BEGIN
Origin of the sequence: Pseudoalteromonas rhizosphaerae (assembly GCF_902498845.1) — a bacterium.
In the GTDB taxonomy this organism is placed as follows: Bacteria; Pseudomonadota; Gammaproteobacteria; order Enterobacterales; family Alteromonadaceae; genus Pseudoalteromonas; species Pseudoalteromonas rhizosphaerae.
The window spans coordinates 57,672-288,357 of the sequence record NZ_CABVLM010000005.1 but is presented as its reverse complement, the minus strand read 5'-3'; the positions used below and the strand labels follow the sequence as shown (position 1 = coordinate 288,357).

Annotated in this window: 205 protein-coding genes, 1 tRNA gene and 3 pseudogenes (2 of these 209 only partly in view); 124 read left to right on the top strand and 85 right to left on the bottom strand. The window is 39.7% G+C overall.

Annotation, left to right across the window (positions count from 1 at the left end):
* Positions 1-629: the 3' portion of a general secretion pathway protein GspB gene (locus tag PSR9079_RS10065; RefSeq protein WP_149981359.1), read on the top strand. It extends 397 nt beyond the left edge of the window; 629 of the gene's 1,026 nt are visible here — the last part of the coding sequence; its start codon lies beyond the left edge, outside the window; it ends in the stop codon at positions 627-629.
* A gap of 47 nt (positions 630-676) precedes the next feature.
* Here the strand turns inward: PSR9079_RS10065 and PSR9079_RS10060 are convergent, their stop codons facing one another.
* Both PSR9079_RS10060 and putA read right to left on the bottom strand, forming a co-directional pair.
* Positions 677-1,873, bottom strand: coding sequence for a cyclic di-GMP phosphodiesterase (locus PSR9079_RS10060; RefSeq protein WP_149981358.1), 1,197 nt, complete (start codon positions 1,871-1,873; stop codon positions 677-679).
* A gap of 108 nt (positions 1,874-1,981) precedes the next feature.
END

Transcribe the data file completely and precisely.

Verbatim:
Origin of the sequence: Pseudoalteromonas rhizosphaerae (assembly GCF_902498845.1) — a bacterium.
In the GTDB taxonomy this organism is placed as follows: Bacteria; Pseudomonadota; Gammaproteobacteria; order Enterobacterales; family Alteromonadaceae; genus Pseudoalteromonas; species Pseudoalteromonas rhizosphaerae.
The window spans coordinates 57,672-288,357 of the sequence record NZ_CABVLM010000005.1 but is presented as its reverse complement, the minus strand read 5'-3'; the positions used below and the strand labels follow the sequence as shown (position 1 = coordinate 288,357).

Annotated in this window: 205 protein-coding genes, 1 tRNA gene and 3 pseudogenes (2 of these 209 only partly in view); 124 read left to right on the top strand and 85 right to left on the bottom strand. The window is 39.7% G+C overall.

Annotation, left to right across the window (positions count from 1 at the left end):
* Positions 1-629: the 3' portion of a general secretion pathway protein GspB gene (locus tag PSR9079_RS10065; RefSeq protein WP_149981359.1), read on the top strand. It extends 397 nt beyond the left edge of the window; 629 of the gene's 1,026 nt are visible here — the last part of the coding sequence; its start codon lies beyond the left edge, outside the window; it ends in the stop codon at positions 627-629.
* A gap of 47 nt (positions 630-676) precedes the next feature.
* Here the strand turns inward: PSR9079_RS10065 and PSR9079_RS10060 are convergent, their stop codons facing one another.
* Both PSR9079_RS10060 and putA read right to left on the bottom strand, forming a co-directional pair.
* Positions 677-1,873, bottom strand: coding sequence for a cyclic di-GMP phosphodiesterase (locus PSR9079_RS10060; RefSeq protein WP_149981358.1), 1,197 nt, complete (start codon positions 1,871-1,873; stop codon positions 677-679).
* A gap of 108 nt (positions 1,874-1,981) precedes the next feature.